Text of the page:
Beaulieu Sur Mer is nearly a thousand miles south of London, but it is no more spring here than at home. The precursors, and the excitement, among the limited range of plants that tolerate this extreme climate, are the wisteria, just opening early buds, the irises (and I’ll talk about the purple one in a minute) and the iconic rose of the Côte d’Azur, La Follette.
Is there anything to match this precocious outburst of pink petals? There is a pink pigment through the whole plant – its new shoots and opening leaves are a tender pink-green – and a spring time surge of vigour that puts other roses to shame. Its flowers first appear here in mid-March, often high in tall olive trees, sometimes in a sublime combination with the delicate precocious white-flowered broom and later with the early purple buds of wisteria.
Often you spot its pure piercing pink blooms displayed naked against an azure sky. It seems such an essential part of the Côte d’Azur that I’ve delved into its history. It takes us straight back to the founder of the Riviera as a resort and a cult, Lord Brougham, Lord Chancellor of England. He discovered the village of Cannes in the 1830s and bought farmland going down to the sea on the Fréjus road, the ancient Via Aurelia, where he built a classical villa. It was the prototype for the thousands that followed; he called it Eléonor-Louise after his daughter, and employed a head gardener, Gilbert Nabonnand, who went on to breed roses, import exotics, and found a famous nursery business on Cap d’Antibes. Nabonnand was succeeded at Villa Eléonor (this is in Brougham’s grandson’s day) by an English – or possibly American – gardener, Jesse Busby. Rose-breeding was still a Brougham passion, and Busby experimented with the monster Chinese Rosa gigantea, introduced (to Lisbon) in the 1880’s, which can produce shoots thirty feet long in a season. In 1910 or so he came up with La Folette (or Follette, or sometimes Sénateur La F.) Could this be have been ‘Fighting Bob Follette’, a radical Republican senator and Governor of Wisconsin, who died in 1925? In which case there are two Fs, and my hunch that Busby was American has some grounds.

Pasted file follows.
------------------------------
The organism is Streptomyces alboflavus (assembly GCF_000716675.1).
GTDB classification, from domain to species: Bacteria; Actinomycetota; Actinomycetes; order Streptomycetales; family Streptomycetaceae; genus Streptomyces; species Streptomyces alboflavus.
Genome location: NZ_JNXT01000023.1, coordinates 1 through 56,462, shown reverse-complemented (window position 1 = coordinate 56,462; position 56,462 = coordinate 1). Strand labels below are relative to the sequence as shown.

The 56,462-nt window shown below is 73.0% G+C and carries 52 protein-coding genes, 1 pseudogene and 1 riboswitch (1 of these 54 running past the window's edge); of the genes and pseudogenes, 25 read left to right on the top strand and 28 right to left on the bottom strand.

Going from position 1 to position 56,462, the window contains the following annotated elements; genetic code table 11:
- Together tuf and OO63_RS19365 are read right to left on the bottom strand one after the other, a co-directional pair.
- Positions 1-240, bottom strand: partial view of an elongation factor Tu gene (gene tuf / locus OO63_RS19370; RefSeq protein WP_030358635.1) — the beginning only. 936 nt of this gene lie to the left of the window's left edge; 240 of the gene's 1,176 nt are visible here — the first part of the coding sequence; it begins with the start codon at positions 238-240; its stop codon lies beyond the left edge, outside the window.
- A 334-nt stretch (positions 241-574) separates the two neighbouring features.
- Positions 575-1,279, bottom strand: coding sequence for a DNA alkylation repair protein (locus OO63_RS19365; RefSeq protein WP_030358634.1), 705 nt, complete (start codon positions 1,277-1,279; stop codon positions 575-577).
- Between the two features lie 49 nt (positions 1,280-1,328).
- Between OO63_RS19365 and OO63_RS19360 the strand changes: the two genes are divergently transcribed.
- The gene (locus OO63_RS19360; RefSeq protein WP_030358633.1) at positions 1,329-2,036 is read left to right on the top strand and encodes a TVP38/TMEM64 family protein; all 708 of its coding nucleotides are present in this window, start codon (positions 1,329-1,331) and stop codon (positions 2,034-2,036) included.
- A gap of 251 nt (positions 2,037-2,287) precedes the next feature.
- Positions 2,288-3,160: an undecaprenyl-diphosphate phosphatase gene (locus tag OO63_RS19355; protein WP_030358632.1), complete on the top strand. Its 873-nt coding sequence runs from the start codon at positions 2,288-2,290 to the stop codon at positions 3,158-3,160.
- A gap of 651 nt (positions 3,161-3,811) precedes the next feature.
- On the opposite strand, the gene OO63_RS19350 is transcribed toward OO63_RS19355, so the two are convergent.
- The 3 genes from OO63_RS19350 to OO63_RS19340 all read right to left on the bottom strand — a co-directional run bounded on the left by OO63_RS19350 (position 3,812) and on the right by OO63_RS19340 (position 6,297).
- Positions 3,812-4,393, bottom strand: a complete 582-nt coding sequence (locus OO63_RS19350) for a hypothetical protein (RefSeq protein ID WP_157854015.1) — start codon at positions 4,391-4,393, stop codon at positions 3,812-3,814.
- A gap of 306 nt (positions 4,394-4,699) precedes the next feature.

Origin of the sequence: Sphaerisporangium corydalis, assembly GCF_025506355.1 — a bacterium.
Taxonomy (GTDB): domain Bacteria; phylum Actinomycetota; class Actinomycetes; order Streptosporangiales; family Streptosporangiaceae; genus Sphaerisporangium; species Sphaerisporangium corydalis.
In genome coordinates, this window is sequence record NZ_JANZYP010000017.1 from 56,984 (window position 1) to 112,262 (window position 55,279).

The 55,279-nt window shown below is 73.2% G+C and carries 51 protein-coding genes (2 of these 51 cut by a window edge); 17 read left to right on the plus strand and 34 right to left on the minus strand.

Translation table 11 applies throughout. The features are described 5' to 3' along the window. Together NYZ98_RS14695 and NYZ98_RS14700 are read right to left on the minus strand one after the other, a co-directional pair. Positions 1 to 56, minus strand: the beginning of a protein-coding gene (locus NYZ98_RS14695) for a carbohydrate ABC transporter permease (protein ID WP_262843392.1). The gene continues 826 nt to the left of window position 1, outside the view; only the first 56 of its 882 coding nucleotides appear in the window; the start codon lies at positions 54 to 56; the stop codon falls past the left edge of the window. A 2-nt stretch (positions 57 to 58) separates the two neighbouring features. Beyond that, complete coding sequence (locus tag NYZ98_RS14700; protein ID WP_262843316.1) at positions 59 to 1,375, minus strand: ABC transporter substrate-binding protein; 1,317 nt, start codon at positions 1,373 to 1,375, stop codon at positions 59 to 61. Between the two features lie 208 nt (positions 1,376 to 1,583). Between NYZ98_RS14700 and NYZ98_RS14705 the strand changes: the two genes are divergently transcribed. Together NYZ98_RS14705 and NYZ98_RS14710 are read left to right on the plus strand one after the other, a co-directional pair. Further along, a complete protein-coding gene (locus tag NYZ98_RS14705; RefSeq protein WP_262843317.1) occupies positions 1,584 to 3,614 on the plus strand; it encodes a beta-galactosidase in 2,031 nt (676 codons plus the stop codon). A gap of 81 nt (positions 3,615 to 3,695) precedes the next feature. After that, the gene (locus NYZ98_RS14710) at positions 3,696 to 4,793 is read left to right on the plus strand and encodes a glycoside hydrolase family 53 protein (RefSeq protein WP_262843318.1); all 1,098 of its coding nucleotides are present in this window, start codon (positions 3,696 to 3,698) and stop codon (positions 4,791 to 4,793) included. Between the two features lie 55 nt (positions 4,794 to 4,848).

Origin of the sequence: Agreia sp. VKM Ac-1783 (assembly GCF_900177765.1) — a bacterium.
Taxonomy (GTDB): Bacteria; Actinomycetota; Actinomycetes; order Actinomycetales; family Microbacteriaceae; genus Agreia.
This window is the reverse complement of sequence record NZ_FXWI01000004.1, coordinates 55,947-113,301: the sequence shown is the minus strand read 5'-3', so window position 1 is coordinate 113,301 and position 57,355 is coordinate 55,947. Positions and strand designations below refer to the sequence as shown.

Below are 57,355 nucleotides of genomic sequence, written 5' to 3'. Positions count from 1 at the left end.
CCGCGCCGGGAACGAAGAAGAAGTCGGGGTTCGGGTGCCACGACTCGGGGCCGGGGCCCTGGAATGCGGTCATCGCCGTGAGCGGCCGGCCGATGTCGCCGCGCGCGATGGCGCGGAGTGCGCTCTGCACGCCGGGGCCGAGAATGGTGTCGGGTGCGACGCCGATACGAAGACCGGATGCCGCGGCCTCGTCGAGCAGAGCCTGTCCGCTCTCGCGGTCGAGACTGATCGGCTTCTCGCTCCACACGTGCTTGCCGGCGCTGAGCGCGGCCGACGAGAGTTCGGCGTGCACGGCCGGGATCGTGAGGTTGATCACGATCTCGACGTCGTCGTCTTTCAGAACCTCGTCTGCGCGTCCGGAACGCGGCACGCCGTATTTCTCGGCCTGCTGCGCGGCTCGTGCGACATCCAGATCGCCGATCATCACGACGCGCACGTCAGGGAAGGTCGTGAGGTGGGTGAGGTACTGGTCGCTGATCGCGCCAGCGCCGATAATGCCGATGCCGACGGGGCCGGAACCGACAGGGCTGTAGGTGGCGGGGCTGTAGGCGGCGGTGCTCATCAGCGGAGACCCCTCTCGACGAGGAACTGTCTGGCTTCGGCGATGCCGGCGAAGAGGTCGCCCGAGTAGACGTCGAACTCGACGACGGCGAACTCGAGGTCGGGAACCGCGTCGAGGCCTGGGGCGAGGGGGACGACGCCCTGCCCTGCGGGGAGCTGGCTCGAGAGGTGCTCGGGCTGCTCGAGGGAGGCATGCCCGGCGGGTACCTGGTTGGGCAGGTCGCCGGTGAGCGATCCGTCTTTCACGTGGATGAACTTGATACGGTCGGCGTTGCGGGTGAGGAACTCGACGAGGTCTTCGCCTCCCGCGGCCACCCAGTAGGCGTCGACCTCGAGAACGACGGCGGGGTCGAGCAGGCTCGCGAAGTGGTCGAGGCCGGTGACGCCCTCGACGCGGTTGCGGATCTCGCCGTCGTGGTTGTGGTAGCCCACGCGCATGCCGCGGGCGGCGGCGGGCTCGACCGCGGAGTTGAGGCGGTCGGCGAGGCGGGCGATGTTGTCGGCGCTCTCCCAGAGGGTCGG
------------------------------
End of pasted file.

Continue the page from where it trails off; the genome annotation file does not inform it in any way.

You can grow it in England if you have the space. Peer Beales lists it. We grew it in the conservatory at Saling Hall and it even tolerated potted life for a few years – though never as well as the sumptuous yellow Maréchal Niel. It has been a success outside in Sussex, and with our weather getting warmer it could be wonderful on a sheltered pergola.
The iris is the other treasure of the moment. It is pure deep purple, the whole flower. The local gardeners, Lucien and Pascale, have perfected its cultivation in a metre-wide bed of stony soil on the edge of an old olive terrace, alone, with no other plants of any kind. Every other year they dig it up, divide the tough brown rhizomes and set them back on the unpromising surface. With memorable results.